“This is so much better than trick or treating.”
“Yes!!!!” (punches sky)
What can I say? The sweetest music to my ears.
It’s true. The evening I planned worked out just right. Happy people. Don’t quote me, but I think they have finally forgiven me for ruling out their usual trick or treating trip around the village. This Halloween reminded me how much I love planning a party. How much I love finding an excuse to celebrate. How I love to delight others in the detail. Oh how I love to do that!
I was creating a moment of wonder. More challenging now they are no longer young children, but just as important to achieve.
I hadn’t told them about the theme. They knew there would be a movie. They’d spent weeks trying to trick the name of it out of me. Oh, so close, so many times, but amazingly, they never quite landed on Fantastic Beasts and Where to Find them.
I thought they might guess Harry Potter when they came home to find spiders exiting the house. No.
The sign on the downstairs loo. No.
For goodness sake, the winged keys. Where else do you find winged keys? Come on. But still not a mention. Although by this stage, maybe they had and were just enjoying the ride. Probably as much as I’d enjoyed making these teeny keys.
There were special requests to keep them up all year. Winged keys are not just for Halloween.
Admittedly, supper gave no clues away. I may be wrong, but I don’t remember carved turnips in stews among the meals described in any of the Harry Potter books.
There was a little dance of joy once I saw that our homegrown, carved turnips had kept their smiles through the cooking experience. Phew! (I know. It’s just a vegetable, but it was the effect I was after.)
I set up pumpkins and candles on the table, and clockwork Halloween characters to hop and shuffle round the table while we ate. Like pixies and sprites. Adding slightly to the chaos. They were contained in a glass cake dome to begin with, but soon escaped once an inquisitive hand tentatively lifted the top.
It wasn’t until the pudding that they finally clicked. The eyeballs were lychees, stuffed with raspberry and blueberry, and really tasty too. The pot was made up of homemade mousse with a layer of chocolate cake crumbled on top. Buried inside the crumb layer was a jelly baby. I couldn’t quite attach the lemon verbena sprig to the top of the baby, so I did have to cover my ears and give a quiet scream to get the point over to them. Mandrake pudding.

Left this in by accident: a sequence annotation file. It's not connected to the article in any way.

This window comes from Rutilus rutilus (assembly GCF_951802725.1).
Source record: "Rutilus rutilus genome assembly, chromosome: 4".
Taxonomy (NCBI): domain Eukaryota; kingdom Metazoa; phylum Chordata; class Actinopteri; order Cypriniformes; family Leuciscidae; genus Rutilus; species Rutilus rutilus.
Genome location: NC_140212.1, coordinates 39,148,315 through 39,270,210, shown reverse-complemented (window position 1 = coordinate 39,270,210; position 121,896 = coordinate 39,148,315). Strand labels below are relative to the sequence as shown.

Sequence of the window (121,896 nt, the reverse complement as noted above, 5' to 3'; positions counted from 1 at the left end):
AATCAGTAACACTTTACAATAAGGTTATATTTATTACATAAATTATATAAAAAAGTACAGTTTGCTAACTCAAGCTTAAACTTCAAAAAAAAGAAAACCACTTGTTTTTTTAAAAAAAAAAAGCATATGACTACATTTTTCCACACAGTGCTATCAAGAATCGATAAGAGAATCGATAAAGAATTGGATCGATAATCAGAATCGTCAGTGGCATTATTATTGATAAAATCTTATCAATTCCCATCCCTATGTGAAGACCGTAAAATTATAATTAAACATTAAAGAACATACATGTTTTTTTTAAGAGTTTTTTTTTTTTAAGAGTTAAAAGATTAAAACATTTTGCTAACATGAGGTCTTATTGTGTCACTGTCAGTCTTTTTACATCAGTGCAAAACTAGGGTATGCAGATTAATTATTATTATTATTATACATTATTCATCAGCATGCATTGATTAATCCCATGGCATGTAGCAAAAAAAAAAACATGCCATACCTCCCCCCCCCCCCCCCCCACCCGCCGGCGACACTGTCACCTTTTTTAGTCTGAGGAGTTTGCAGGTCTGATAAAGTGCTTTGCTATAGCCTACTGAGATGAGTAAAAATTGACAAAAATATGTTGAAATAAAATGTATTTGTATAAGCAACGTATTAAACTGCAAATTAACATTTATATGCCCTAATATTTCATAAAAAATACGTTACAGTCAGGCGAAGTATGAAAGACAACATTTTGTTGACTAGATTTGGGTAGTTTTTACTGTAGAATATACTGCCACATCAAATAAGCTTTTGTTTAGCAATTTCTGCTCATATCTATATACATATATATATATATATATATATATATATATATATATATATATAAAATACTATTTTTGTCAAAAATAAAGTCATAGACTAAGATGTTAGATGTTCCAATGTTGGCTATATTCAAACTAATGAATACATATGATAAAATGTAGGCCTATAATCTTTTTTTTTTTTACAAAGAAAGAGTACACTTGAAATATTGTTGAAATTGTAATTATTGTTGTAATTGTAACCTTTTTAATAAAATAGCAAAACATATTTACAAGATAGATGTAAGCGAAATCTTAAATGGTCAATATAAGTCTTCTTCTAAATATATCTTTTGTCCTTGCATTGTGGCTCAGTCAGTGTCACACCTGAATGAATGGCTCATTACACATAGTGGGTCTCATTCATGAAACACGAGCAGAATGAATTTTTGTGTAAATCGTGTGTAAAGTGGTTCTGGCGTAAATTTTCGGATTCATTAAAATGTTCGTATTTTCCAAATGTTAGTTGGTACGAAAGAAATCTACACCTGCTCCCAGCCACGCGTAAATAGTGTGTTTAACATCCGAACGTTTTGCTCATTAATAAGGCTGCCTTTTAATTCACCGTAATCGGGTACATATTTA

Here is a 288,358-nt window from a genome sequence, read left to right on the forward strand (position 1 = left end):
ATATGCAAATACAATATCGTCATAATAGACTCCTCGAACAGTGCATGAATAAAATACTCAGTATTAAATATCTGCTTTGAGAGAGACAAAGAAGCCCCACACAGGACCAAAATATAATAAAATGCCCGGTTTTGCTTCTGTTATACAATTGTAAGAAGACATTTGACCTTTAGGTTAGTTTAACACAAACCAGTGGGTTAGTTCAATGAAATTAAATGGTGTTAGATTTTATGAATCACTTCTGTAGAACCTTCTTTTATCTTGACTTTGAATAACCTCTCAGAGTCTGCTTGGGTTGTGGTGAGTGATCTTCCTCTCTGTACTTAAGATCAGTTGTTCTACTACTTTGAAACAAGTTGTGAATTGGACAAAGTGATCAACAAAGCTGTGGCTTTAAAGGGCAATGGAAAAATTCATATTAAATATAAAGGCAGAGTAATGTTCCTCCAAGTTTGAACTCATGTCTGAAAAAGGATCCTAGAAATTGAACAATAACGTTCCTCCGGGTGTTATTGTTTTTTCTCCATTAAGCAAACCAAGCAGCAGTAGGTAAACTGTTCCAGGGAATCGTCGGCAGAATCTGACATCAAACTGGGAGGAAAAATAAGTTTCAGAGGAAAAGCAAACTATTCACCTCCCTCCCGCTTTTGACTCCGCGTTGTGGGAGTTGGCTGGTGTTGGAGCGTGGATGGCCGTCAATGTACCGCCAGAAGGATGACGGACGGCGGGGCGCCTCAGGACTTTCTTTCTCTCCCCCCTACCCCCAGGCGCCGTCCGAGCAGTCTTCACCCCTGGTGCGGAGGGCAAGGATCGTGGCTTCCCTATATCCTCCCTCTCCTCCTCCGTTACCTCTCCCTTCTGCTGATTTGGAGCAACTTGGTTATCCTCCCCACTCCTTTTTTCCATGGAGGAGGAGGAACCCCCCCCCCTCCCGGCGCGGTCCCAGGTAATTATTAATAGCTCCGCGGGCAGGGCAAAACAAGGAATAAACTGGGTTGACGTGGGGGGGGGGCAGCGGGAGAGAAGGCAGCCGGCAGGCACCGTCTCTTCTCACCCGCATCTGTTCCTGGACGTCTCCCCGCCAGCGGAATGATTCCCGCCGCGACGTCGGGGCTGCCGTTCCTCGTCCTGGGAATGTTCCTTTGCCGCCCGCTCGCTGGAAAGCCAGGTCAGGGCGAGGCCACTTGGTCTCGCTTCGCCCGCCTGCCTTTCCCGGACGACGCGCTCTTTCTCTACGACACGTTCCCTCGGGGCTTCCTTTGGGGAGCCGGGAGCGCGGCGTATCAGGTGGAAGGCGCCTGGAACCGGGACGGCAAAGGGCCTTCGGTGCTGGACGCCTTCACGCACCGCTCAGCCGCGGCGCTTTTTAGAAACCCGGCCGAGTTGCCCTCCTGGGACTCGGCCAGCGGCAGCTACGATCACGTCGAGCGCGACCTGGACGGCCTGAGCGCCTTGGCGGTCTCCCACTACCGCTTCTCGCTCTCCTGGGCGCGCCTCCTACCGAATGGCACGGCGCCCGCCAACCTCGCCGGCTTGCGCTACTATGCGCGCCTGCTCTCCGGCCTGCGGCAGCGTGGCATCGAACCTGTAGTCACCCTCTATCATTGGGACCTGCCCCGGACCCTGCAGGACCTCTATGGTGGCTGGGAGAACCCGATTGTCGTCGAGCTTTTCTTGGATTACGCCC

The penny dropped.
(Floating candles in the background. One candle, that would not float, in Teen’s bun!)
It was then through to the sitting room, where I’d set up floating candles (never underestimate how hard this is to manage – it took four goes), and we watched the film. Stopped half way through for butterbeer (need to work on the recipe some more, apparently), chocolate frogs and popping candies.
Strangely, I only have photos of the frogs being made. Next time, I’ll give the chocolate frogs a non-chocolate middle, like rice crispies. It is a lot of chocolate to bite through.
As I sat back to watch the film, sipping a glass of cider left over from the cooking, I knew it had all been worth it. I had fun putting it together. No doubting that, but my aim was to give the children an evening to step out of reality and into a world of wonder. Even for just a moment. A task that is harder to achieve with teens and tweens.
I could see the faces of the children in the flickering candle light, watching the magic on the screen. I hope that they look back on Halloween 2017 and see it as a vintage year. The year their mother created eyeballs out of fruit, persuaded candles to levitate and made keys with wings. It has to be memorable. Right?
Feet up, there was just one thing missing. A wand in my hand. A Marauder’s map. Mischief managed.